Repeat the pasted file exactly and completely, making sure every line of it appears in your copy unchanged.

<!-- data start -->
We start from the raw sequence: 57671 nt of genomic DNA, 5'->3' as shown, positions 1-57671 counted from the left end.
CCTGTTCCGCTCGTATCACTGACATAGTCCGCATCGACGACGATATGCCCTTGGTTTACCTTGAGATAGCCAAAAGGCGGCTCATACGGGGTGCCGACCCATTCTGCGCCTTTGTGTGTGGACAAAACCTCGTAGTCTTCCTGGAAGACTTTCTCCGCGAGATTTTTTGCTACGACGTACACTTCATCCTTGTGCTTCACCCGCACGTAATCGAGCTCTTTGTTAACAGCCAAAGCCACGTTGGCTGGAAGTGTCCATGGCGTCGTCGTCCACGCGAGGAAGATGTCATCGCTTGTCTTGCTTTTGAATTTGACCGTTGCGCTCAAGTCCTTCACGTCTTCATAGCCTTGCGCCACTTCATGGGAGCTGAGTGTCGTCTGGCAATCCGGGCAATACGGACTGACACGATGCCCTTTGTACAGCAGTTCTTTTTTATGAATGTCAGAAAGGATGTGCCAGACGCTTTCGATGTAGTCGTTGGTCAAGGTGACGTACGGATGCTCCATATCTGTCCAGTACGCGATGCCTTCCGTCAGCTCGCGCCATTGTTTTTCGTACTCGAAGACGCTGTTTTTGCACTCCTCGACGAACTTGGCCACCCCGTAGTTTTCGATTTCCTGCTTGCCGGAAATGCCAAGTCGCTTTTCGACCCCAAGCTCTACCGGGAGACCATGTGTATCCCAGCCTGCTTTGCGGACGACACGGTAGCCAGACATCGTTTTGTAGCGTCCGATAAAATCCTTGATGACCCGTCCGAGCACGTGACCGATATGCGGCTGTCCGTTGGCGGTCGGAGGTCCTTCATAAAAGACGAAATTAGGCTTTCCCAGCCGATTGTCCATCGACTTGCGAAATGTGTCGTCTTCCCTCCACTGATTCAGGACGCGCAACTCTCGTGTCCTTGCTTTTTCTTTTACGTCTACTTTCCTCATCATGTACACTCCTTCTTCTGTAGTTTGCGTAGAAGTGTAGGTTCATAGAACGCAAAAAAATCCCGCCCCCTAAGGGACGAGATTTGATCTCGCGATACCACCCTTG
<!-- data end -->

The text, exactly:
We start from the raw sequence: 57671 nt of genomic DNA, 5'->3' as shown, positions 1-57671 counted from the left end.
CCTGTTCCGCTCGTATCACTGACATAGTCCGCATCGACGACGATATGCCCTTGGTTTACCTTGAGATAGCCAAAAGGCGGCTCATACGGGGTGCCGACCCATTCTGCGCCTTTGTGTGTGGACAAAACCTCGTAGTCTTCCTGGAAGACTTTCTCCGCGAGATTTTTTGCTACGACGTACACTTCATCCTTGTGCTTCACCCGCACGTAATCGAGCTCTTTGTTAACAGCCAAAGCCACGTTGGCTGGAAGTGTCCATGGCGTCGTCGTCCACGCGAGGAAGATGTCATCGCTTGTCTTGCTTTTGAATTTGACCGTTGCGCTCAAGTCCTTCACGTCTTCATAGCCTTGCGCCACTTCATGGGAGCTGAGTGTCGTCTGGCAATCCGGGCAATACGGACTGACACGATGCCCTTTGTACAGCAGTTCTTTTTTATGAATGTCAGAAAGGATGTGCCAGACGCTTTCGATGTAGTCGTTGGTCAAGGTGACGTACGGATGCTCCATATCTGTCCAGTACGCGATGCCTTCCGTCAGCTCGCGCCATTGTTTTTCGTACTCGAAGACGCTGTTTTTGCACTCCTCGACGAACTTGGCCACCCCGTAGTTTTCGATTTCCTGCTTGCCGGAAATGCCAAGTCGCTTTTCGACCCCAAGCTCTACCGGGAGACCATGTGTATCCCAGCCTGCTTTGCGGACGACACGGTAGCCAGACATCGTTTTGTAGCGTCCGATAAAATCCTTGATGACCCGTCCGAGCACGTGACCGATATGCGGCTGTCCGTTGGCGGTCGGAGGTCCTTCATAAAAGACGAAATTAGGCTTTCCCAGCCGATTGTCCATCGACTTGCGAAATGTGTCGTCTTCCCTCCACTGATTCAGGACGCGCAACTCTCGTGTCCTTGCTTTTTCTTTTACGTCTACTTTCCTCATCATGTACACTCCTTCTTCTGTAGTTTGCGTAGAAGTGTAGGTTCATAGAACGCAAAAAAATCCCGCCCCCTAAGGGACGAGATTTGATCTCGCGATACCACCCTTG